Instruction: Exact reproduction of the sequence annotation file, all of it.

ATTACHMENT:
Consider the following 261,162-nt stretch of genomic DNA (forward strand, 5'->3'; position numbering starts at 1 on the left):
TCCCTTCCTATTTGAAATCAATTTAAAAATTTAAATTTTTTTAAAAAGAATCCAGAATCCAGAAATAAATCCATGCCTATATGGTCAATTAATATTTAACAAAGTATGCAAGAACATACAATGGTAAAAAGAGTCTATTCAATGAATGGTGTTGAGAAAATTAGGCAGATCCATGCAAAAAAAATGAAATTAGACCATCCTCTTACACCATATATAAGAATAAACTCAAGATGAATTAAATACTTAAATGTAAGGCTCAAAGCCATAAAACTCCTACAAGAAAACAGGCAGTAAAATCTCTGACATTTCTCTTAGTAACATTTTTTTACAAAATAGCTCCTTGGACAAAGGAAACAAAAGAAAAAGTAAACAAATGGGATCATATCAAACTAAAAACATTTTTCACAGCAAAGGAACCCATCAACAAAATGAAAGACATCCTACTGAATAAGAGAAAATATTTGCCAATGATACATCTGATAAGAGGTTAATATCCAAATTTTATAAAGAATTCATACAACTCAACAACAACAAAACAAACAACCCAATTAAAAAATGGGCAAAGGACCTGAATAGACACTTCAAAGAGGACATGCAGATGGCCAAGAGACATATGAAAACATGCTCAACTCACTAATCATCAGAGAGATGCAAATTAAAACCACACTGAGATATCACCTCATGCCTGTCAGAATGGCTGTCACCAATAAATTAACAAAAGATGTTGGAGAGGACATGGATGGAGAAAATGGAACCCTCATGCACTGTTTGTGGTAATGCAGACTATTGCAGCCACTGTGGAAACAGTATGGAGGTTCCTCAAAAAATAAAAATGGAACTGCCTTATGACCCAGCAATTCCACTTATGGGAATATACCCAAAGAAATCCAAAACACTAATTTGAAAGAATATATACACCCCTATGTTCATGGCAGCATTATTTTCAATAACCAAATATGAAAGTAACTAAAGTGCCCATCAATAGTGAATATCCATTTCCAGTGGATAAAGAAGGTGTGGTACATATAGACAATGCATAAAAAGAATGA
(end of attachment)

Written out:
Consider the following 261,162-nt stretch of genomic DNA (forward strand, 5'->3'; position numbering starts at 1 on the left):
TCCCTTCCTATTTGAAATCAATTTAAAAATTTAAATTTTTTTAAAAAGAATCCAGAATCCAGAAATAAATCCATGCCTATATGGTCAATTAATATTTAACAAAGTATGCAAGAACATACAATGGTAAAAAGAGTCTATTCAATGAATGGTGTTGAGAAAATTAGGCAGATCCATGCAAAAAAAATGAAATTAGACCATCCTCTTACACCATATATAAGAATAAACTCAAGATGAATTAAATACTTAAATGTAAGGCTCAAAGCCATAAAACTCCTACAAGAAAACAGGCAGTAAAATCTCTGACATTTCTCTTAGTAACATTTTTTTACAAAATAGCTCCTTGGACAAAGGAAACAAAAGAAAAAGTAAACAAATGGGATCATATCAAACTAAAAACATTTTTCACAGCAAAGGAACCCATCAACAAAATGAAAGACATCCTACTGAATAAGAGAAAATATTTGCCAATGATACATCTGATAAGAGGTTAATATCCAAATTTTATAAAGAATTCATACAACTCAACAACAACAAAACAAACAACCCAATTAAAAAATGGGCAAAGGACCTGAATAGACACTTCAAAGAGGACATGCAGATGGCCAAGAGACATATGAAAACATGCTCAACTCACTAATCATCAGAGAGATGCAAATTAAAACCACACTGAGATATCACCTCATGCCTGTCAGAATGGCTGTCACCAATAAATTAACAAAAGATGTTGGAGAGGACATGGATGGAGAAAATGGAACCCTCATGCACTGTTTGTGGTAATGCAGACTATTGCAGCCACTGTGGAAACAGTATGGAGGTTCCTCAAAAAATAAAAATGGAACTGCCTTATGACCCAGCAATTCCACTTATGGGAATATACCCAAAGAAATCCAAAACACTAATTTGAAAGAATATATACACCCCTATGTTCATGGCAGCATTATTTTCAATAACCAAATATGAAAGTAACTAAAGTGCCCATCAATAGTGAATATCCATTTCCAGTGGATAAAGAAGGTGTGGTACATATAGACAATGCATAAAAAGAATGA